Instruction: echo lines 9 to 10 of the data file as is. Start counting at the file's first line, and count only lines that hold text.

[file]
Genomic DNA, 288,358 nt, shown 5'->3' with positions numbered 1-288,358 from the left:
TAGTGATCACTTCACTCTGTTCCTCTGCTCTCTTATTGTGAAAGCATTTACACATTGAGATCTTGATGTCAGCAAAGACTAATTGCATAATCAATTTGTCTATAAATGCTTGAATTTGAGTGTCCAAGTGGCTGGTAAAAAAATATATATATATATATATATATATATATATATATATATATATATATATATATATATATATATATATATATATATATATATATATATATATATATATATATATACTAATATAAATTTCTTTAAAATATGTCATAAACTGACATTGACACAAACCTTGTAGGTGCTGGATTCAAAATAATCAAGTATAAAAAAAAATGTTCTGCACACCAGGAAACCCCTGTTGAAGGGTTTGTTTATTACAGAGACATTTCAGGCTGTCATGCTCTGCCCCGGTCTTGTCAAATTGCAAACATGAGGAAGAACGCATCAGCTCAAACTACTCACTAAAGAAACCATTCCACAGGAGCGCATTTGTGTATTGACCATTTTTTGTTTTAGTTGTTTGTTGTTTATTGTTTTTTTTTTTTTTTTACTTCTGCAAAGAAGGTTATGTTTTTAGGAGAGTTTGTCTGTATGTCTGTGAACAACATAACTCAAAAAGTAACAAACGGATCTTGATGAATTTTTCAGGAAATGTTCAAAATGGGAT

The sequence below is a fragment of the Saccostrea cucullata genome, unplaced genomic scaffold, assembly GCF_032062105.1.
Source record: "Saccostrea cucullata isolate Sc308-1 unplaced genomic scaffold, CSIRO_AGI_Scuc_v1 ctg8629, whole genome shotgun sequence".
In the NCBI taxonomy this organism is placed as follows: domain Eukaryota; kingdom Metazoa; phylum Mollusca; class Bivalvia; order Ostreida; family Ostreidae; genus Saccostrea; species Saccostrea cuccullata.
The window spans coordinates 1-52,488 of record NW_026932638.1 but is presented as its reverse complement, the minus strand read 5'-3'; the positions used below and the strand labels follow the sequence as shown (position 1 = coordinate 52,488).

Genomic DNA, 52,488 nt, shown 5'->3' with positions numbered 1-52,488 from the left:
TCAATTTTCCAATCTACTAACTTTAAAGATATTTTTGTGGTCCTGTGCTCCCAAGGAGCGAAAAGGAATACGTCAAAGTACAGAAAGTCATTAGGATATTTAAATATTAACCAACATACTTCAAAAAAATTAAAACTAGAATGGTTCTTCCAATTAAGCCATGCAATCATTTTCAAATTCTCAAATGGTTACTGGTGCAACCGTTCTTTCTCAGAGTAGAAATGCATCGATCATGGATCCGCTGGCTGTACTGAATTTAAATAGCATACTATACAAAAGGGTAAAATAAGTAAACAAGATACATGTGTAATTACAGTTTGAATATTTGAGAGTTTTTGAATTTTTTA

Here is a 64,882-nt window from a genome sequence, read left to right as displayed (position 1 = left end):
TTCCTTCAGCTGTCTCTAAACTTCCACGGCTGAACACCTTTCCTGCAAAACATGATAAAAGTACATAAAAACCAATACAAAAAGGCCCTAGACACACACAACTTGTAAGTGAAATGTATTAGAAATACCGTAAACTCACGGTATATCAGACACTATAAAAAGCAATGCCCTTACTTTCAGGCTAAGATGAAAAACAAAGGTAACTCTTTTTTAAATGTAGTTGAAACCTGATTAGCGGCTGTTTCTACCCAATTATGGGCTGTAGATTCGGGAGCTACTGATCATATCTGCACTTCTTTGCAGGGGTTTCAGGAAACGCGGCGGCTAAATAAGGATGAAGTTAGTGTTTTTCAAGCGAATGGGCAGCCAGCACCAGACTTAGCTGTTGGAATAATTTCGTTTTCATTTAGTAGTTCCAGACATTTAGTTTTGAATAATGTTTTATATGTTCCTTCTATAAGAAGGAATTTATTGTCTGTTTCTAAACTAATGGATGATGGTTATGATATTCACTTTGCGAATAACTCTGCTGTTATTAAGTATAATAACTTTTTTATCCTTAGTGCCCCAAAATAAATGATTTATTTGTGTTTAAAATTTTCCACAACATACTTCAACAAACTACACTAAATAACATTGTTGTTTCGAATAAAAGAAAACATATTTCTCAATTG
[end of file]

Here is a 64,882-nt window from a genome sequence, read left to right as displayed (position 1 = left end):
TTCCTTCAGCTGTCTCTAAACTTCCACGGCTGAACACCTTTCCTGCAAAACATGATAAAAGTACATAAAAACCAATACAAAAAGGCCCTAGACACACACAACTTGTAAGTGAAATGTATTAGAAATACCGTAAACTCACGGTATATCAGACACTATAAAAAGCAATGCCCTTACTTTCAGGCTAAGATGAAAAACAAAGGTAACTCTTTTTTAAATGTAGTTGAAACCTGATTAGCGGCTGTTTCTACCCAATTATGGGCTGTAGATTCGGGAGCTACTGATCATATCTGCACTTCTTTGCAGGGGTTTCAGGAAACGCGGCGGCTAAATAAGGATGAAGTTAGTGTTTTTCAAGCGAATGGGCAGCCAGCACCAGACTTAGCTGTTGGAATAATTTCGTTTTCATTTAGTAGTTCCAGACATTTAGTTTTGAATAATGTTTTATATGTTCCTTCTATAAGAAGGAATTTATTGTCTGTTTCTAAACTAATGGATGATGGTTATGATATTCACTTTGCGAATAACTCTGCTGTTATTAAGTATAATAACTTTTTTATCCTTAGTGCCCCAAAATAAATGATTTATTTGTGTTTAAAATTTTCCACAACATACTTCAACAAACTACACTAAATAACATTGTTGTTTCGAATAAAAGAAAACATATTTCTCAATTG